You may use the Website but are required to register as a user if you wish to read the full text of the content and articles available (the Content). You may not modify, publish, transmit, transfer or sell, reproduce, create derivative works from, distribute, perform, link, display, or in any way exploit any of the Content, in whole or in part, except as expressly permitted in these terms & conditions or with the prior written consent of Mondaq Ltd. You may not use electronic or other means to extract details or information about Mondaq.com’s content, users or contributors in order to offer them any services or products which compete directly or indirectly with Mondaq Ltd’s services and products.

Disclaimer

Mondaq Ltd and/or its respective suppliers make no representations about the suitability of the information contained in the documents and related graphics published on this server for any purpose. All such documents and related graphics are provided "as is" without warranty of any kind. Mondaq Ltd and/or its respective suppliers hereby disclaim all warranties and conditions with regard to this information, including all implied warranties and conditions of merchantability, fitness for a particular purpose, title and non-infringement. In no event shall Mondaq Ltd and/or its respective suppliers be liable for any special, indirect or consequential damages or any damages whatsoever resulting from loss of use, data or profits, whether in an action of contract, negligence or other tortious action, arising out of or in connection with the use or performance of information available from this server.

The documents and related graphics published on this server could include technical inaccuracies or typographical errors. Changes are periodically added to the information herein. Mondaq Ltd and/or its respective suppliers may make improvements and/or changes in the product(s) and/or the program(s) described herein at any time.

Registration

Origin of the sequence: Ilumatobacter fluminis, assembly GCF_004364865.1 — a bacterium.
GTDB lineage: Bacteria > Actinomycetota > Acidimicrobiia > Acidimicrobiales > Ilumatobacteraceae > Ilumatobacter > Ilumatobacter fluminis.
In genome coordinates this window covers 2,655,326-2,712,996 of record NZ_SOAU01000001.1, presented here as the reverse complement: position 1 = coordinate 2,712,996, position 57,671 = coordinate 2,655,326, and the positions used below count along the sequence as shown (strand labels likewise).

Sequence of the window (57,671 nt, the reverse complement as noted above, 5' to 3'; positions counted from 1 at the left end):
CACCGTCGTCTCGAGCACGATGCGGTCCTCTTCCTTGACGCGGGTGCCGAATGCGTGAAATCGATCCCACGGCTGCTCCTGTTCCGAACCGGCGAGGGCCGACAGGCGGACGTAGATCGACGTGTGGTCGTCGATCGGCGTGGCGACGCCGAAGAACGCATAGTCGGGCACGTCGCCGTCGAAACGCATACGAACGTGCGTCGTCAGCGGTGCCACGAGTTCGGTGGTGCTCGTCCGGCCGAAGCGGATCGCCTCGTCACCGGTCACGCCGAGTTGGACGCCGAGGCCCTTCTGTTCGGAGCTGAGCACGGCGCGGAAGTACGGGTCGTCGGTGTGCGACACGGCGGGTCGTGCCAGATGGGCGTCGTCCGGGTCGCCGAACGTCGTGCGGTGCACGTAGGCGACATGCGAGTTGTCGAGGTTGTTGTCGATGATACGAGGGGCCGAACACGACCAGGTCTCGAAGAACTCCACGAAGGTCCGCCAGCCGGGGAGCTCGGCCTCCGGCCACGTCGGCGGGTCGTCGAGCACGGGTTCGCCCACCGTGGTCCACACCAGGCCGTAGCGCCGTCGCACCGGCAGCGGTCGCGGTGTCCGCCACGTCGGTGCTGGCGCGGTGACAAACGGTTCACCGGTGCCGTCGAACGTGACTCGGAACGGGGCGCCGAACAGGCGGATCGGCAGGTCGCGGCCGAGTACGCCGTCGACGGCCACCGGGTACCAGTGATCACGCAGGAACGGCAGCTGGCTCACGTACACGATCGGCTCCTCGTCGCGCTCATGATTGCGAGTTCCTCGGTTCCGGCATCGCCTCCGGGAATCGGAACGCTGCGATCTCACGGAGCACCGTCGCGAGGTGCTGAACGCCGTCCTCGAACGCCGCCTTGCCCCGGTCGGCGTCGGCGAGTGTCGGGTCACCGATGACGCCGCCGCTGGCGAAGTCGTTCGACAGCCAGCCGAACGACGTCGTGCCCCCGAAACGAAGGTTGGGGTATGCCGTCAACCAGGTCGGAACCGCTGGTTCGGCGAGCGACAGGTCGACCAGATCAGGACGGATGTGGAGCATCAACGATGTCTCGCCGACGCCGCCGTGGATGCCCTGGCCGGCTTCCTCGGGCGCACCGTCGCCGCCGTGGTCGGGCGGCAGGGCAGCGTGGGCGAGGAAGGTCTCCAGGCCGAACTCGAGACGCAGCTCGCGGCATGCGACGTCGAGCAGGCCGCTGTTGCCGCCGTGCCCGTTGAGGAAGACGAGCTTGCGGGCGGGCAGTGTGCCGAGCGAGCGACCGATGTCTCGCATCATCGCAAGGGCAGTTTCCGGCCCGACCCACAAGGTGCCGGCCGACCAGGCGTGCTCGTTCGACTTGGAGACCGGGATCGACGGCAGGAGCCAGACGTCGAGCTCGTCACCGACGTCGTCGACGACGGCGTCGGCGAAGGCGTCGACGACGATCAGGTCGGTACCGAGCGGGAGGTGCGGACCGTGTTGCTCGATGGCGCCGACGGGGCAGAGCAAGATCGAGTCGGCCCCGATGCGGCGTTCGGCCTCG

Mondaq Ltd requires you to register and provide information that personally identifies you, including what sort of information you are interested in, for three primary purposes:

  • To allow you to personalize the Mondaq websites you are visiting.
  • To enable features such as password reminder, newsletter alerts, email a colleague, and linking from Mondaq (and its affiliate sites) to your website.
  • To produce demographic feedback for our information providers who provide information free for your use.

Mondaq (and its affiliate sites) do not sell or provide your details to third parties other than information providers. The reason we provide our information providers with this information is so that they can measure the response their articles are receiving and provide you with information about their products and services.

If you do not want us to provide your name and email address you may opt out by clicking here .

If you do not wish to receive any future announcements of products and services offered by Mondaq by clicking here .

Information Collection and Use

We require site users to register with Mondaq (and its affiliate sites) to view the free information on the site. We also collect information from our users at several different points on the websites: this is so that we can customise the sites according to individual usage, provide 'session-aware' functionality, and ensure that content is acquired and developed appropriately. This gives us an overall picture of our user profiles, which in turn shows to our Editorial Contributors the type of person they are reaching by posting articles on Mondaq (and its affiliate sites) – meaning more free content for registered users.

We are only able to provide the material on the Mondaq (and its affiliate sites) site free to site visitors because we can pass on information about the pages that users are viewing and the personal information users provide to us (e.g. email addresses) to reputable contributing firms such as law firms who author those pages. We do not sell or rent information to anyone else other than the authors of those pages, who may change from time to time. Should you wish us not to disclose your details to any of these parties, please tick the box above or tick the box marked "Opt out of Registration Information Disclosure" on the Your Profile page. We and our author organisations may only contact you via email or other means if you allow us to do so. Users can opt out of contact when they register on the site, or send an email to unsubscribe@mondaq.com with “no disclosure” in the subject heading

Mondaq News Alerts